While the case was pending, Garcia was prohibited from having any direct or indirect association with Blue.

"She convinced the cops she needed a protection order," Garcia said.

Soon after the incident, she said Blue sent her "30 separate texts" which reportedly were threatening.

"She was just harassing me," Garcia added.

'Self defense': Defendant's POV

Garcia was at the Willard American Legion with her two daughters, 18 and 23, and her niece Oct. 18.

"I avoided the girls all night. They were taunting me," Garcia said, referring to Blue and the other woman.

"I wasn't expecting any kind of fight. ... We tried to avoid them all night even though they were taunting me," Garcia added.

The first woman confronted Garcia when she was outside of the American Legion speaking to other people.

"She put her finger on my nose. I smacked her hand away," Garcia said. "She (then) ran inside the building. ... Everyone heard her screaming."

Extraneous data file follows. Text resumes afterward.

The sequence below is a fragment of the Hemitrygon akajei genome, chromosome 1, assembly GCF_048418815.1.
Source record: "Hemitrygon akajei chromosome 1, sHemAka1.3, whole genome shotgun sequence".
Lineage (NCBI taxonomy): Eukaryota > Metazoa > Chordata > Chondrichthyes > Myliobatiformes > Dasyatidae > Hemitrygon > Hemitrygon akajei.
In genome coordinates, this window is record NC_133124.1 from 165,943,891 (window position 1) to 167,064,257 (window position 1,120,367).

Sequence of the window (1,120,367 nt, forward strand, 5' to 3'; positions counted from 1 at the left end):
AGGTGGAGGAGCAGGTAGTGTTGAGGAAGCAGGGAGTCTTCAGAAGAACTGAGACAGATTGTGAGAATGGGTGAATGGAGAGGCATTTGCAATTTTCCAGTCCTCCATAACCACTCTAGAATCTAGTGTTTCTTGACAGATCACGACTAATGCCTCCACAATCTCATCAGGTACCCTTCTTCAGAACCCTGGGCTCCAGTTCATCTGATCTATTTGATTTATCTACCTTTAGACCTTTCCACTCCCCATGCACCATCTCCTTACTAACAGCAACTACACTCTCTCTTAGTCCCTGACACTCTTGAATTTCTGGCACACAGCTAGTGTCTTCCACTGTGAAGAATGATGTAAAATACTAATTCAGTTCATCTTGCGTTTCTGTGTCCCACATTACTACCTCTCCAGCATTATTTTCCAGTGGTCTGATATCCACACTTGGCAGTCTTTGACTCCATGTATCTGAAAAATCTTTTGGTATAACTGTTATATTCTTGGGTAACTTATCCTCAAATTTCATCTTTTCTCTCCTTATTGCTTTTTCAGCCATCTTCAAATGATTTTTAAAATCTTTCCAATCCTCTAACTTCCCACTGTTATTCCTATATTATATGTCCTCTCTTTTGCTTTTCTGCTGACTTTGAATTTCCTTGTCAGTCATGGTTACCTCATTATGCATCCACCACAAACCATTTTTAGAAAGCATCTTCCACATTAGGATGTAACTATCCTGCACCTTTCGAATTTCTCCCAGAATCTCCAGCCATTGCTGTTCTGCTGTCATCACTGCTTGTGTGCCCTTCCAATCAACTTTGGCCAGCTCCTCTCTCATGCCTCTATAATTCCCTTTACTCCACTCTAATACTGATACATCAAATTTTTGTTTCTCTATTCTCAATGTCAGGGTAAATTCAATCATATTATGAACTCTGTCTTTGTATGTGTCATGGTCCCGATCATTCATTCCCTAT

Blue then "came out screaming" while three men held the door closed to keep her inside, Garcia said, and she eventually pushed the door open.

"She was longing to get out," Garcia added. "She ran at me and hit me."

Garcia backed up twice when Blue reportedly tried to hit her. It was during the second attempt that Garcia took action.

"I immediately wrapped my hand around her hair and down she went. I held her there until she calmed down," Garcia said.

Garcia said she eventually let go of Blue once she stopped kicking and thrashing and Blue's boyfriend then grabbed her by the feet to a chainlink fence about 20 feet away.

"He tried to calm her down by smashing her in the face," Garcia said, referring to Blue's face hitting the fence.

Garcia suspected those are the injuries that resulted in her being charged with felonious assault.

"But the cops made it that way. They wanted it that way," she said.

"I had to go back inside. She (Blue) looked like someone murdered her; that's what witnesses said," Garcia said, adding that witnesses reported Blue had blood splattered on her face.

Garcia said if deputies had listened to her side of the story, they would have arrested Blue and the other Willard woman.

"There were no ramifications; it was self-defense," Garcia said.